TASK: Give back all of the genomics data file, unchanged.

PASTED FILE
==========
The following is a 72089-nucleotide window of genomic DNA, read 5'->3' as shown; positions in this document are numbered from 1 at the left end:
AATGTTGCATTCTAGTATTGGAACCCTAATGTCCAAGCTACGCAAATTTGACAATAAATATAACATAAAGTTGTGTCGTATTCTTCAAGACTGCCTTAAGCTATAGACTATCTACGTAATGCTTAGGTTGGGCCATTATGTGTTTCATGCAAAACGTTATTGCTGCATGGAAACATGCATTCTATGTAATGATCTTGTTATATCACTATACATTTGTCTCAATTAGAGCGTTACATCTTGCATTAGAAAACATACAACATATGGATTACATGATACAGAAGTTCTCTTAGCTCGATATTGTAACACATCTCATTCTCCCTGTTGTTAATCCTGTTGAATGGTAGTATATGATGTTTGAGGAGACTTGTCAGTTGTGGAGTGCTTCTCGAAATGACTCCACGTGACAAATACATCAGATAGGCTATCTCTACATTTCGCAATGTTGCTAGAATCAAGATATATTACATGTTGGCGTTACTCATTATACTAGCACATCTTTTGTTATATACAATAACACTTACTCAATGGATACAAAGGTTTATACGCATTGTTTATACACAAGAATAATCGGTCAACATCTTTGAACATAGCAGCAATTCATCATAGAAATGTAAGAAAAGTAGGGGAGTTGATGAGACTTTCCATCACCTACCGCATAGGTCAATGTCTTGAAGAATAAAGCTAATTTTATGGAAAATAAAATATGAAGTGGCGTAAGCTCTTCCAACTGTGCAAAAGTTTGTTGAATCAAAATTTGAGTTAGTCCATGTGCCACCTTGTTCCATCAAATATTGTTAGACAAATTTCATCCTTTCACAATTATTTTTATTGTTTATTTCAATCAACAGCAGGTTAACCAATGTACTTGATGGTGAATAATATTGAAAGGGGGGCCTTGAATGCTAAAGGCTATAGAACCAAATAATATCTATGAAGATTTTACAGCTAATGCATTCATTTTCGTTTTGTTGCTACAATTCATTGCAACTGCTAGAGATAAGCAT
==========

The following is a 72089-nucleotide window of genomic DNA, read 5'->3' as shown; positions in this document are numbered from 1 at the left end:
AATGTTGCATTCTAGTATTGGAACCCTAATGTCCAAGCTACGCAAATTTGACAATAAATATAACATAAAGTTGTGTCGTATTCTTCAAGACTGCCTTAAGCTATAGACTATCTACGTAATGCTTAGGTTGGGCCATTATGTGTTTCATGCAAAACGTTATTGCTGCATGGAAACATGCATTCTATGTAATGATCTTGTTATATCACTATACATTTGTCTCAATTAGAGCGTTACATCTTGCATTAGAAAACATACAACATATGGATTACATGATACAGAAGTTCTCTTAGCTCGATATTGTAACACATCTCATTCTCCCTGTTGTTAATCCTGTTGAATGGTAGTATATGATGTTTGAGGAGACTTGTCAGTTGTGGAGTGCTTCTCGAAATGACTCCACGTGACAAATACATCAGATAGGCTATCTCTACATTTCGCAATGTTGCTAGAATCAAGATATATTACATGTTGGCGTTACTCATTATACTAGCACATCTTTTGTTATATACAATAACACTTACTCAATGGATACAAAGGTTTATACGCATTGTTTATACACAAGAATAATCGGTCAACATCTTTGAACATAGCAGCAATTCATCATAGAAATGTAAGAAAAGTAGGGGAGTTGATGAGACTTTCCATCACCTACCGCATAGGTCAATGTCTTGAAGAATAAAGCTAATTTTATGGAAAATAAAATATGAAGTGGCGTAAGCTCTTCCAACTGTGCAAAAGTTTGTTGAATCAAAATTTGAGTTAGTCCATGTGCCACCTTGTTCCATCAAATATTGTTAGACAAATTTCATCCTTTCACAATTATTTTTATTGTTTATTTCAATCAACAGCAGGTTAACCAATGTACTTGATGGTGAATAATATTGAAAGGGGGGCCTTGAATGCTAAAGGCTATAGAACCAAATAATATCTATGAAGATTTTACAGCTAATGCATTCATTTTCGTTTTGTTGCTACAATTCATTGCAACTGCTAGAGATAAGCAT